14 Ready-To-Assemble Facts About IKEA
By Jake Rossen
The retail world just lost one of its most famous game-changers with the death of IKEA founder Ingvar Kamprad, who passed away at the age of 91 on January 27, 2018 at his home in Småland, Sweden. As the world’s largest cross-cultural furniture bazaar, IKEA has become synonymous with affordable and stylish home décor. Beginning as a mail-order business in Kamprad’s tiny Swedish village of Agunnaryd in the 1940s, the company now boasts more than 300 stores, located everywhere from China (where shoppers can grab an ice cream cone for only 16 cents) to Russia. Check out these 14 lesser-known facts about store mazes, wordless manuals, and why they banned hide and seek.
1. IKEA IS AN ACRONYM.
Just 17 at the time he began making door-to-door sales—peddling mostly pens, jewelry, and stockings—Kamprad named his fledgling company IKEA. The “IK” are his initials, the “E” is for the modest farm he grew up on (Elmtaryd), and the “A” is for Agunnaryd, his home village. (Owing to their often-frustrating assembly processes, Amy Poehler once observed IKEA might be Swedish for “argument.”)
2. THE PRODUCT NAMES ARE A RESULT OF INGVAR KAMPRAD'S DYSLEXIA.
IKEA’s home goods are usually identified by Swedish names rather than product numbers. While it’s turned into a way to further endear the brand to consumers, the practice started because Kamprad had dyslexia and was getting numerical codes confused. While charming—we enjoy ordering a desk called “Fartfull” as much as anyone—it can sometimes lead to cultural issues. The company ran into problems in 2006 when it was discovered that some harmless Scandinavian words might double as sexually explicit expressions in Thailand.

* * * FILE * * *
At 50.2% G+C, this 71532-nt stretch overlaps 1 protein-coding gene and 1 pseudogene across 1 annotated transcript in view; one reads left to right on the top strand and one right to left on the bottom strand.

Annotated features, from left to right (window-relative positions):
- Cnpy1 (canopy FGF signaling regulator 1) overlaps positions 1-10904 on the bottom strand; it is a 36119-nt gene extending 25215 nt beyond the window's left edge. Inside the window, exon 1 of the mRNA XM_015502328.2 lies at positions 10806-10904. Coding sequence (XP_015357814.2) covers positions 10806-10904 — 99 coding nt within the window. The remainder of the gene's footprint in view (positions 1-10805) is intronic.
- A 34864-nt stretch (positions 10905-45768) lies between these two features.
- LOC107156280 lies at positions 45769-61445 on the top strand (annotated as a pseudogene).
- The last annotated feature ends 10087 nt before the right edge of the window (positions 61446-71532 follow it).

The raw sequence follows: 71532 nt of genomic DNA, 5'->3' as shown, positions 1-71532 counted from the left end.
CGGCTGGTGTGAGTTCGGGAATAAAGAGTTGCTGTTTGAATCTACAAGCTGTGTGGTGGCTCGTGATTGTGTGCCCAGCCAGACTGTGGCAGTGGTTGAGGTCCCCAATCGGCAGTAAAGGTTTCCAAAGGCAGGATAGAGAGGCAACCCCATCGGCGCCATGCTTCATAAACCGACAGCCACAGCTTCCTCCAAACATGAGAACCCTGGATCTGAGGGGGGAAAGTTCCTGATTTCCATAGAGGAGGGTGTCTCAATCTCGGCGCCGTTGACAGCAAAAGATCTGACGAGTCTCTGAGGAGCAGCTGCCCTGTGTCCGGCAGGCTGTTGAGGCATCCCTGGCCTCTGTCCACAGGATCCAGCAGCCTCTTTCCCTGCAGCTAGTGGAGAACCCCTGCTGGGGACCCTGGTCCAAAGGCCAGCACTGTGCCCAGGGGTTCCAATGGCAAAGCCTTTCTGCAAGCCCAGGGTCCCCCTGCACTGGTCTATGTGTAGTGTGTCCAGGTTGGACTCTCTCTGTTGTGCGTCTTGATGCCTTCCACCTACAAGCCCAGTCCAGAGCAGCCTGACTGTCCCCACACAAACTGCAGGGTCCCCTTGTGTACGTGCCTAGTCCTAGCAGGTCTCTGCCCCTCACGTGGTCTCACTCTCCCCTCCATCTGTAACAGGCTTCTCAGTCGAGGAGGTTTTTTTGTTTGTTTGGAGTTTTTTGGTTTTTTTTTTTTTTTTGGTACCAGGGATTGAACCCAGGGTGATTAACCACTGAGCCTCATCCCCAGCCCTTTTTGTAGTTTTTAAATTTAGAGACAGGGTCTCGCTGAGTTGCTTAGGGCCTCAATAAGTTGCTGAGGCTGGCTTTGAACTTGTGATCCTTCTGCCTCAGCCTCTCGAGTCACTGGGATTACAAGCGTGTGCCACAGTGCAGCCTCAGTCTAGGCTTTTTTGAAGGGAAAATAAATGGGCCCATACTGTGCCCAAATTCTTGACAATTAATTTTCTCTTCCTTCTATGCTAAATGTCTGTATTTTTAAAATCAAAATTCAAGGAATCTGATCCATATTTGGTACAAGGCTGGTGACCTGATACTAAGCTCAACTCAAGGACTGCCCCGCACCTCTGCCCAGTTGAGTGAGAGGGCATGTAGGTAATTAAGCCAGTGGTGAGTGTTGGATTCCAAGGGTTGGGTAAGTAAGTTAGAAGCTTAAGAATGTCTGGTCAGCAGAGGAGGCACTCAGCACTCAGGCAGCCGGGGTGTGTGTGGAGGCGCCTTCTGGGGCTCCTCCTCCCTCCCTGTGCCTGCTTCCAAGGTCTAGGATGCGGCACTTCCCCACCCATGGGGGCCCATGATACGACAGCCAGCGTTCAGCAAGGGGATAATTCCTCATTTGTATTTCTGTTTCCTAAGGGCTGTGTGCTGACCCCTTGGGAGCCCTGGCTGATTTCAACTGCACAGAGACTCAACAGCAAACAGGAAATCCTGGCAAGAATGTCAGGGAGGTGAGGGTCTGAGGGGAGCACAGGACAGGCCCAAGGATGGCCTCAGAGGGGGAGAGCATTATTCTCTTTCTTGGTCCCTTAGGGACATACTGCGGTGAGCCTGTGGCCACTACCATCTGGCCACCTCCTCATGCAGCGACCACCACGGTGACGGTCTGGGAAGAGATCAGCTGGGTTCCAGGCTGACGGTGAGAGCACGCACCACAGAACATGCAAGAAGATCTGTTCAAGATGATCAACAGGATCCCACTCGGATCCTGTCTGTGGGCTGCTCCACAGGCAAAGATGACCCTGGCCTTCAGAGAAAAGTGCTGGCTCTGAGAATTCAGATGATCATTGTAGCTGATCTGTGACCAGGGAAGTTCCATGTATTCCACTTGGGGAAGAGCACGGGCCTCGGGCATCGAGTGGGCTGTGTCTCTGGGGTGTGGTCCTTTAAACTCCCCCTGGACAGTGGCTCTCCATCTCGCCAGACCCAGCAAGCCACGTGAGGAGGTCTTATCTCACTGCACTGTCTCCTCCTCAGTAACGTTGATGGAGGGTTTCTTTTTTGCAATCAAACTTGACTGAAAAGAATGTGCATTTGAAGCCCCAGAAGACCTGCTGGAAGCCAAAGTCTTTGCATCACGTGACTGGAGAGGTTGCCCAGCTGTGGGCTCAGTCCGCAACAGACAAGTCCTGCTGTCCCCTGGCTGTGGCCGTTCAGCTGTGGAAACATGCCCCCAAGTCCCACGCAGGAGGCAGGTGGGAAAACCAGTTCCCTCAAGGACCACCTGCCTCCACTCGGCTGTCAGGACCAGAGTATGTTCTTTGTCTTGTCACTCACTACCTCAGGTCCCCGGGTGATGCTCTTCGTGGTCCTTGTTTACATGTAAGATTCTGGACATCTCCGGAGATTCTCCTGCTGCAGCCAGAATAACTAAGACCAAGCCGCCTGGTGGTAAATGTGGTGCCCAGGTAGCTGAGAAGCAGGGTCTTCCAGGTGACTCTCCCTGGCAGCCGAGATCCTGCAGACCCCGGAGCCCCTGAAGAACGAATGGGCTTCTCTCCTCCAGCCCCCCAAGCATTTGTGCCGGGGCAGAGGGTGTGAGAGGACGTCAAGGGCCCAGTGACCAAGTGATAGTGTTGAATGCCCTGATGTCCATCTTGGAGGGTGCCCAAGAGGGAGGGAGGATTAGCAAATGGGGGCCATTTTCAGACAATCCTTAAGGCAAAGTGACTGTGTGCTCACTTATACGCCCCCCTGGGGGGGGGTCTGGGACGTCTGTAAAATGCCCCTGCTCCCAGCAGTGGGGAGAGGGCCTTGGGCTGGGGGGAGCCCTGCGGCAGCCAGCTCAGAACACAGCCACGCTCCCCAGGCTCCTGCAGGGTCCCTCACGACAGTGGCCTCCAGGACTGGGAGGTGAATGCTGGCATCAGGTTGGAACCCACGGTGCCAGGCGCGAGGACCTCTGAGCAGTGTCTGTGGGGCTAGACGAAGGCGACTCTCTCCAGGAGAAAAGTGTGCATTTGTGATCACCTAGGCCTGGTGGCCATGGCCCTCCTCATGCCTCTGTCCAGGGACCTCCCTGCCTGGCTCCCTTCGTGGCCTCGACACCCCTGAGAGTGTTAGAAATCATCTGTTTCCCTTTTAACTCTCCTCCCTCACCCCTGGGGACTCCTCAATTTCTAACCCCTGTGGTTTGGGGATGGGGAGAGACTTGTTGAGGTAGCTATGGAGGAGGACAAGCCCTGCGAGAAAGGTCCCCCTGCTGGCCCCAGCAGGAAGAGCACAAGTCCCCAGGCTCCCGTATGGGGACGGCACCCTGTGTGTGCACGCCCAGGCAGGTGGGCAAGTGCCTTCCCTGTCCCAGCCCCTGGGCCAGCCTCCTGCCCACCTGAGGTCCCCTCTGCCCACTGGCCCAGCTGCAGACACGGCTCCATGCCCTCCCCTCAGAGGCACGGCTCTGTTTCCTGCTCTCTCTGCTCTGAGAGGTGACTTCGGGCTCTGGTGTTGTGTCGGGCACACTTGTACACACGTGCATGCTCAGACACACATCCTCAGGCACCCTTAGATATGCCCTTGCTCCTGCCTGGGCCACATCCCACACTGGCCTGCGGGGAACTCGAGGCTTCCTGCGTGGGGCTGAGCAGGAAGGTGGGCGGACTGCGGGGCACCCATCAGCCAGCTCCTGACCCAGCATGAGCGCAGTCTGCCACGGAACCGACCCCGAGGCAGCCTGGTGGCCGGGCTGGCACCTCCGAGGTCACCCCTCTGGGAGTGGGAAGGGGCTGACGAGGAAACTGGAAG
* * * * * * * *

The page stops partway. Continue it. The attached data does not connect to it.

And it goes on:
3. THE BRAND WASN'T AN IMMEDIATE HIT IN AMERICA.
After conquering the European market, IKEA opened its first American location just outside of Philadelphia in 1985. Customers had a lot of trouble pronouncing the name, and almost as much trouble figuring out the merchandise, which hadn’t yet been tailored to the market: products were advertised in centimeters, curtains didn't fit American-sized windows, and flower vases were being bought as drink tumblers because “foreign” water glasses were too small for all the ice U.S. citizens like to use. The company didn’t open any new stores for a five year period and didn’t begin to see real growth until 1997.
The persistence has paid off for both the company and consumers: Their legendary BILLY bookcase was $82 in 1985: today, it sells for $59.99.
4. THEY WANT SHOPPERS TO BE DAZED AND CONFUSED.
If navigating an IKEA leaves you feeling lost and fatigued, the layout has done its job. According to research conducted at the University College London, IKEA leads shoppers into an increasingly byzantine floor plan where they snap up impulse goods (like lamp shades or pillows), fearing they won't find them again. Likened to a "corn maze" by some visitors, there are short cuts available owing to fire regulations—but you'll miss most of the good stuff by taking them.
5. THEY WILL SEND PEOPLE TO COME WATCH YOU SIT ON A SOFA.
In an effort to better understand how universal designs fit the end user, IKEA utilizes company “anthropologists” to visit homes of brand loyalists to see how they interact with various goods. These volunteers are typically rewarded with gift cards, and their living spaces are sometimes rigged with cameras for longer-term surveillance. Among the surprises? Citizens of Shenzhen, China like to sit on the floor and use their couches as back rests.
6. THERE ARE NO WORDS IN THEIR MANUALS BECAUSE WORDS COST MONEY.